• Certification, consulting, and business support services;
  • Accommodation and leasing services;
  • Education and healthcare; and
  • Travel and entertainment services.

Taxpayers shall set up separate accounts to track the movement of the additional deduction and its balance.

5. Allowing VAT refund for excess input VAT credits

In the past, when a company’s input VAT exceeds the output VAT, the excess VAT credits can be carried forward to offset the output VAT incurred in the next tax period.

Under the new policy, businesses are able to enjoy a refund on their excess input VAT (meaning added cash flow for the company), if they are able to meet the following criteria:

  • If the incremental overpaid VAT for each of the six consecutive months (two consecutive quarters if taxed quarterly) is a positive number, and the incremental overpaid VAT in the sixth month is not less than RMB 500,000 (US$74,561);
  • The taxation credit is rated as A or B;
  • There has been no VAT fraud in the last 36 months prior to claim;
  • There have been no penalties by tax authorities 36 months before its claim for VAT refund; and
  • They have not received refunds on their levy.


Preparing for the new changes

To prepare for these reforms, businesses are advised to reflect on how the new changes affect both their internal management systems and external business operations.

In doing so, businesses should carefully review their agreements and processes to ensure this is in line with the new VAT policies.

This includes reviewing the purchase and sales contract with suppliers and customers as well as internal software – such as their VAT invoicing andERP system.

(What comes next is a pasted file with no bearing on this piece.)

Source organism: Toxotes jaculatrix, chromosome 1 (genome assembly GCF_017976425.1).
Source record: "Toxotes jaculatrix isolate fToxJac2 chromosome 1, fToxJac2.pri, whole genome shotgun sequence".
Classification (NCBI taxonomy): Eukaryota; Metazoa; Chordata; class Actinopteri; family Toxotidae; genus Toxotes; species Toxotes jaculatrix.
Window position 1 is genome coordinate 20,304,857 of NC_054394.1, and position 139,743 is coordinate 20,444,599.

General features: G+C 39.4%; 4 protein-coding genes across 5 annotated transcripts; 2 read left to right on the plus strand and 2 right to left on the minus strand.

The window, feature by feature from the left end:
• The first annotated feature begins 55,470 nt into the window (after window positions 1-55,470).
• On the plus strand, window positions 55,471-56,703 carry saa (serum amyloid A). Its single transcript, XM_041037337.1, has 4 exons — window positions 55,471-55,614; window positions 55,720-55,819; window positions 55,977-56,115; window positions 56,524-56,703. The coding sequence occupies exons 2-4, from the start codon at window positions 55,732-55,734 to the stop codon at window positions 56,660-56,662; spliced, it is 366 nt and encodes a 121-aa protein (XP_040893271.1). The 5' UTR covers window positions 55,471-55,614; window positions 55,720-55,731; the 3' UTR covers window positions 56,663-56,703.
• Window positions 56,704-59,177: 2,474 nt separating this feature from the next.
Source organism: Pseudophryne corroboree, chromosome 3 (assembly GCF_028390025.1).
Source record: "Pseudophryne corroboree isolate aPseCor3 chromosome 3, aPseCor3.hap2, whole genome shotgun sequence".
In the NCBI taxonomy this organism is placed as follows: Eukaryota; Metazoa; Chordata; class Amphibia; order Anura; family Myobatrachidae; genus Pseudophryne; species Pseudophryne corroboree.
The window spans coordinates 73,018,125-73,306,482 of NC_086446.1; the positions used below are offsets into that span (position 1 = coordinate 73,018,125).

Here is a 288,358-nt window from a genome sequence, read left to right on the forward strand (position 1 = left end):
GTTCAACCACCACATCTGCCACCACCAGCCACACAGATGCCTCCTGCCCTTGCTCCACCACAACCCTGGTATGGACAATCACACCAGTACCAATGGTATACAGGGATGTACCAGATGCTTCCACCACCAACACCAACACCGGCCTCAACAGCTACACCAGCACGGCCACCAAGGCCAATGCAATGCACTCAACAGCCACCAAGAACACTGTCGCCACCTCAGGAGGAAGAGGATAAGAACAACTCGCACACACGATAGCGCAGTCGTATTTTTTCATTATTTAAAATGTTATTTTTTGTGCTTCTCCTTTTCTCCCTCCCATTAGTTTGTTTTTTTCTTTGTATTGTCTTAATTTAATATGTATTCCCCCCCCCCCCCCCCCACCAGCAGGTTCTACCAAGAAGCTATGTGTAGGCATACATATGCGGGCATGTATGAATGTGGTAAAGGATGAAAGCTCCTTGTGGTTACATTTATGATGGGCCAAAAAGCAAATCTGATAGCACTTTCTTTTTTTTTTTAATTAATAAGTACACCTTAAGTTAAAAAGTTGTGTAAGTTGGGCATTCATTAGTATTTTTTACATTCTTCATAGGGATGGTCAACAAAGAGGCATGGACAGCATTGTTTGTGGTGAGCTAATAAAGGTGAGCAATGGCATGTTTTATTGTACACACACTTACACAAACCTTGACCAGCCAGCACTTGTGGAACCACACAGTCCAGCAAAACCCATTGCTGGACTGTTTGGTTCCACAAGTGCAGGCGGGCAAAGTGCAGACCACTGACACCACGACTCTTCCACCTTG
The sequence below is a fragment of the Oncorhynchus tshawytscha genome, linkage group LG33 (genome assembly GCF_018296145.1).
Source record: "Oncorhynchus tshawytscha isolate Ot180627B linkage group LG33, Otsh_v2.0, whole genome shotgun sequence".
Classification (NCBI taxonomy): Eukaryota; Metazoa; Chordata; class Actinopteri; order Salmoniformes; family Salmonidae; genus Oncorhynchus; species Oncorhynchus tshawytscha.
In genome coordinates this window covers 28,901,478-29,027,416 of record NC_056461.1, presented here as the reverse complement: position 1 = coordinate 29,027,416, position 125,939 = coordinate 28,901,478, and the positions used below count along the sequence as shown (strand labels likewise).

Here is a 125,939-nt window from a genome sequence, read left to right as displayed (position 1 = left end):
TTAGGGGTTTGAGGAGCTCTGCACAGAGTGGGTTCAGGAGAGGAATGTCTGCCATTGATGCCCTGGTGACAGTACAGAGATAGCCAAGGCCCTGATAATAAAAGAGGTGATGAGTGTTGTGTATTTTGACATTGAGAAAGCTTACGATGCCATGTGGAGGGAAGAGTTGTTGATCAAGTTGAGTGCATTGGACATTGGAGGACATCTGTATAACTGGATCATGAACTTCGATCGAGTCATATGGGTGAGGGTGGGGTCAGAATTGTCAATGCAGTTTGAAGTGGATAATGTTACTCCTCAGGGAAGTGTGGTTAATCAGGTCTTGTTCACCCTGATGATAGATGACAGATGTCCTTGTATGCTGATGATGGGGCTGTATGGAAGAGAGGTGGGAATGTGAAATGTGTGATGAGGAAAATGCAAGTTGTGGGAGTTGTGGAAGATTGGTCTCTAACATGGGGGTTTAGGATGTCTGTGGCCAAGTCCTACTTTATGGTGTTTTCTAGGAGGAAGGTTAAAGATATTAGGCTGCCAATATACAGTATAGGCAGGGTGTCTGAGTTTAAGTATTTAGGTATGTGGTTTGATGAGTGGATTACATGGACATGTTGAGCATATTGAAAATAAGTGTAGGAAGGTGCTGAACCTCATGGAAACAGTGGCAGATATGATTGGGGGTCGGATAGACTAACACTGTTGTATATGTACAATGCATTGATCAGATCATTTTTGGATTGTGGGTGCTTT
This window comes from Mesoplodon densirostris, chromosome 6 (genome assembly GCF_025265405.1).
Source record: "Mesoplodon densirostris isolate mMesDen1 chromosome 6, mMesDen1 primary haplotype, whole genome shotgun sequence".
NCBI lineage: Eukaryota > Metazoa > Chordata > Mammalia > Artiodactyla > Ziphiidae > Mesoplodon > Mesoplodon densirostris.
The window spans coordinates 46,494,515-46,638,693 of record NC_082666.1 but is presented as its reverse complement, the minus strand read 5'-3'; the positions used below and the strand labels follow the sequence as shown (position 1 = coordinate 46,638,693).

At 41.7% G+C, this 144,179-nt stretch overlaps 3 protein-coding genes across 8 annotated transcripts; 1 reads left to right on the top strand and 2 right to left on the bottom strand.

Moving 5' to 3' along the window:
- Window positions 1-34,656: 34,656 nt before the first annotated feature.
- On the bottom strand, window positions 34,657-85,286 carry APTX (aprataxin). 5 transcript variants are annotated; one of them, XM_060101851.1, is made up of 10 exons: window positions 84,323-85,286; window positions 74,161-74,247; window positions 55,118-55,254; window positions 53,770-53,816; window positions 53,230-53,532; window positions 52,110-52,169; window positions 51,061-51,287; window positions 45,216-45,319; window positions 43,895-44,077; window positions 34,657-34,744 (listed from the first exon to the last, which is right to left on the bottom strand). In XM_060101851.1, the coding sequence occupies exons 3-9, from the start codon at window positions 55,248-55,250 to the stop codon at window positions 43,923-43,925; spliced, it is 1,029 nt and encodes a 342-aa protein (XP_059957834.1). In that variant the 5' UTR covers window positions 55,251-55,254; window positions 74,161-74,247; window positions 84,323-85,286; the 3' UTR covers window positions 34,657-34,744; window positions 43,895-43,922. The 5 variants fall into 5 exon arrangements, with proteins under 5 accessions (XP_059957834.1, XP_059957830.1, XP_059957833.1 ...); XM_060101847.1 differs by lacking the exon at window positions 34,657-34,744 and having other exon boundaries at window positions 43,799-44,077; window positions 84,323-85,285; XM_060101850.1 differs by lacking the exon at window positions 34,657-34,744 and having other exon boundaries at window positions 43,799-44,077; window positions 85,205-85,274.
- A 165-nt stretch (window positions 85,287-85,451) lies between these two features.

With regards to the ERP system, businesses should review the VAT rates under the purchase and sales modules, inform key users of such changes, and perform regular checks to make sure the rates are chosen correctly.

Enterprises are also advised to check whether they are eligible for the 10 percent additional VAT deduction as well as the refund for excess input VAT credits.

Finally, enterprises are advised to share the new policy of input VAT credits for transportation services with staff to make sure they get proper support for their travel.

If the company has an established ERP system, it is necessary to update the system to allow their staff to fill in input VAT amount (or calculate the input VAT automatically by the system) when the travel expenses reimbursement applications are filled in the system.

For travel expenses – enterprises are also advised to differentiate business-related travel from travel carried out for staff welfare purposes as the latter is not allowed for input VAT deduction.


About the Author 

Amber Liu

Amber Liu is senior manager of accounting and tax services team in South China, located in Dezan Shira & Associates’ Shenzhen office.

She graduated from Southwest University of finance and economics, and is a Chinese Certified Public Accountant (CPA).

Amber worked for 2 years in a multinational manufacturing company and 2 years in a real estate company, and has more than 9 years of Chinese accounting and tax consulting experience.

Amber specializes in accounting and reporting, tax planning, internal control and also transfer pricing issues.

Dezan Shira & Associates

Since its establishment in 1992, Dezan Shira & Associates has been guiding foreign clients through Asia’s complex regulatory environment and assisting them with all aspects of legal, accounting, tax, internal control, HR, payroll and audit matters. As a full-service consultancy with operational offices across China., Hong Kong, India and ASEAN, Dezan Shira & Associates is your reliable partner for business expansion in this regional and beyond.

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This article was first published by China Briefing, which is produced by Dezan Shira & Associates. The firm assists foreign investors throughout Asia and maintains offices in China, Hong Kong, Indonesia, Singapore, Russia, and Vietnam. Please contact or visit our website at